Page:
I made haste, and did not delay

To keep Your commandments. (Ps 119:60)

At times, we do not immediately do God’s word, thinking that we will have time to act in the future. The psalmist, however, does not delay. He is fully committed to keeping the word of God, and has sworn to do so (Ps 119:106). We may think it unwise for the psalmist to make such a vow—what if he falls short and fails to fulfil it?

During Old Testament times, when the Israelites made a covenant with God, they said: “All that the LORD has said we will do, and be obedient” (Ex 24:7). This was confirmed by the sprinkling of blood. Later, they would have sung Psalm 119, and affirmed the words “I will keep Your righteous judgments” (v. 106). The psalmist’s vow is merely a reiteration of the one that was made when they entered into the covenant with God, and therefore, a resolution to follow it through.

Today, as Christians, we have also entered into a covenantal relationship with God, which was confirmed by the blood of Jesus during baptism. This is our declaration that we will follow Jesus to the end. It is our duty, therefore, to uphold the teachings of the Bible. Are we as committed as the psalmist to fulfil the terms of our covenant with God?


I have seen the consummation of all perfection,

But Your commandment is exceedingly broad. (Ps 119:96)

This verse can be interpreted in two ways. The New International Version translates it as “To all perfection I see a limit, but your commands are boundless.”  In other words, there is a limit to everything in this life; even the most wonderful things come to an end. But the word of God is limitless.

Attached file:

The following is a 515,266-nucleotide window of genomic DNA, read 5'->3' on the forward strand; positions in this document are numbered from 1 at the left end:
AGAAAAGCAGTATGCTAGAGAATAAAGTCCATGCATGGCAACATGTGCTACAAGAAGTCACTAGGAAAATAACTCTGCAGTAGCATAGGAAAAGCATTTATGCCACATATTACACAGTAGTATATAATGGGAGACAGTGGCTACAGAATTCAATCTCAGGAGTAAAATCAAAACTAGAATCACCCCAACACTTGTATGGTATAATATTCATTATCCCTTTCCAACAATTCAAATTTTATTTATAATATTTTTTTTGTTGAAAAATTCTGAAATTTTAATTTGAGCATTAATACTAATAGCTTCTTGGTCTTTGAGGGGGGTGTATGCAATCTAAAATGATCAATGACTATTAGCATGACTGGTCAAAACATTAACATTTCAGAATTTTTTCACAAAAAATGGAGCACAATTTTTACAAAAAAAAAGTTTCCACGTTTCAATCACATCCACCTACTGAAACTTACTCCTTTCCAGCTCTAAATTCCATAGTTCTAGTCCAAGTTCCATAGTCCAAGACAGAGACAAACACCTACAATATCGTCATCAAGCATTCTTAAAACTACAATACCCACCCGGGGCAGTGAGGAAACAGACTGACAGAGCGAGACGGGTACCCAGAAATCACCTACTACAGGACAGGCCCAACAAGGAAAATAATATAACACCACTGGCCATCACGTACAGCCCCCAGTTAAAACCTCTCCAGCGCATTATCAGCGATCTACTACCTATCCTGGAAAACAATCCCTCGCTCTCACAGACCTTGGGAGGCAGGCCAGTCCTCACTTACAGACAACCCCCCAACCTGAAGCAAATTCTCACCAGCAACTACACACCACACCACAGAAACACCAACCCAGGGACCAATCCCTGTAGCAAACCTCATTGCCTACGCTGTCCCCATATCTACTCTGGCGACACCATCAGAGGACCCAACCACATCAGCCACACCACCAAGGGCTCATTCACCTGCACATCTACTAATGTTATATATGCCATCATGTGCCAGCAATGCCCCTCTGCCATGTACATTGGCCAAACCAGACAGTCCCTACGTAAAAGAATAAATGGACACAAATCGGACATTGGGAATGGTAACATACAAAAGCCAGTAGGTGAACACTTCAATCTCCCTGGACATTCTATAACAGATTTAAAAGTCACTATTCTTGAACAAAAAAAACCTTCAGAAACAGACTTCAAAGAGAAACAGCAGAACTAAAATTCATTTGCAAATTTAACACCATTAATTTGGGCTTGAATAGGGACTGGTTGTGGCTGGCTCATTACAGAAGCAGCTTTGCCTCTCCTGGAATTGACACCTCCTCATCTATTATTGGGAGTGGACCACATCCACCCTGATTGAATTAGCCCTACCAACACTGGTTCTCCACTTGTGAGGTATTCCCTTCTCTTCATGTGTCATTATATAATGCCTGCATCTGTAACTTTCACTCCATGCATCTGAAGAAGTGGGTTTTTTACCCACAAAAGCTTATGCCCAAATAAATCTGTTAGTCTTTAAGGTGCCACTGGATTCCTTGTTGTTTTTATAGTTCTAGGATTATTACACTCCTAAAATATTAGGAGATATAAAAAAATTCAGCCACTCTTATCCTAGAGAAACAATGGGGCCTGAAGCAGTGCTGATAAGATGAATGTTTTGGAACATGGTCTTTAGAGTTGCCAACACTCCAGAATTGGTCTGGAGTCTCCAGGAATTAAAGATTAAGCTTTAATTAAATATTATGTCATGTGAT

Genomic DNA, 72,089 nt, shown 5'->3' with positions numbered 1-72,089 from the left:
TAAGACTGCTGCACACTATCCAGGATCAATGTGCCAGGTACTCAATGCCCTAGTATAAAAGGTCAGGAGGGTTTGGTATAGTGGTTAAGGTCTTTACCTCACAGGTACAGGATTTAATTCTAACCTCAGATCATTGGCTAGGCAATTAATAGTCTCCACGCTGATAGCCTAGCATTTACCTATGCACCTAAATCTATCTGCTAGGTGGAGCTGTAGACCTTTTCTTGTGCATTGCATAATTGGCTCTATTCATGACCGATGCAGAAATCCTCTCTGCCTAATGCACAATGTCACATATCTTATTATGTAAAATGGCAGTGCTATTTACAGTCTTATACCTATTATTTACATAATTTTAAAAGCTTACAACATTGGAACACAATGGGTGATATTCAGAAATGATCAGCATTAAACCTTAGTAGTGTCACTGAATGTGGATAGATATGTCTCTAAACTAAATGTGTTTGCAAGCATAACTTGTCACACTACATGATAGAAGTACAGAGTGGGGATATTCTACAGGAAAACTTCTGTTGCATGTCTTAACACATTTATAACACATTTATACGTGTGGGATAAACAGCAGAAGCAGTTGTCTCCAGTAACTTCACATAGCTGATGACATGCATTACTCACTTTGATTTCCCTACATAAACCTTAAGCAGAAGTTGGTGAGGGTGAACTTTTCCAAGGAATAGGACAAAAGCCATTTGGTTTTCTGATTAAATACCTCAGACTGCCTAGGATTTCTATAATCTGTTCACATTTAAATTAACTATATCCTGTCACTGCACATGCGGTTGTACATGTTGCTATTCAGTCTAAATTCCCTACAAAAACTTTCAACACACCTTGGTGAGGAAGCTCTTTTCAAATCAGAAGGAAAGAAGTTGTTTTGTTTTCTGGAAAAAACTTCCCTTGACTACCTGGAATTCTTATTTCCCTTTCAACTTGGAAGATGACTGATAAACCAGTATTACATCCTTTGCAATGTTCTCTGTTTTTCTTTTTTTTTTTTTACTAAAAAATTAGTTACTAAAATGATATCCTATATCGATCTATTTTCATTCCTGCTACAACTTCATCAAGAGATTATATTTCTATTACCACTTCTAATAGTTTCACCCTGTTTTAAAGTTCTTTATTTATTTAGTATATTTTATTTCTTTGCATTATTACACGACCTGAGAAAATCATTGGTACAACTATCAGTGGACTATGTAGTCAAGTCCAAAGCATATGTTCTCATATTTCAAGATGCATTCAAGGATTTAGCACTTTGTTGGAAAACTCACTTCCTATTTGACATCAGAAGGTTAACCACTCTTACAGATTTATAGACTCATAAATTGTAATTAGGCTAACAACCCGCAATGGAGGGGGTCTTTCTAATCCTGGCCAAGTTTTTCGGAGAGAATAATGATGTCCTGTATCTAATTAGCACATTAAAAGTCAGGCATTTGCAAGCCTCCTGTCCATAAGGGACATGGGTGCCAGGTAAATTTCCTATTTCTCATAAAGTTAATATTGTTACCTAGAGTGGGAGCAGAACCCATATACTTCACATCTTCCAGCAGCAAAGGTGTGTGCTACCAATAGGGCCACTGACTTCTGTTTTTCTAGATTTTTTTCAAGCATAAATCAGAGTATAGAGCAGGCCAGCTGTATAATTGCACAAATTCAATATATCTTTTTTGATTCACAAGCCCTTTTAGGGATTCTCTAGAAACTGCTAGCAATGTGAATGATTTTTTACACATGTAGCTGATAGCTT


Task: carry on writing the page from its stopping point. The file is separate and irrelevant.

The second interpretation is that the psalmist has seen the ultimate fulfilment of perfection in the word of God itself, for it has no end. This is why he devotes himself so diligently to its study. Both interpretations point to the boundless nature of Gods word, and the joy that can be gained from meditating upon it. This psalm reveals a taste of this joy, though it is but a drop in the ocean.

What is most evident is the psalmist’s relationship with the word: from his meditations and observations of the wondrous things in God’s law, to his resolution to keep and act on God’s word, we see how fully the word of God occupies the psalmist’s life. His entire world revolves around it, and is enriched by it. If we are able to treasure the word of God, meditating on it day and night, examining it widely, deeply and from different angles, then we can be like the psalmist. We will be able to follow God’s way with devotion and an ever-increasing faithfulness as our love for His word grows day by day.

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Author: Jachin Chong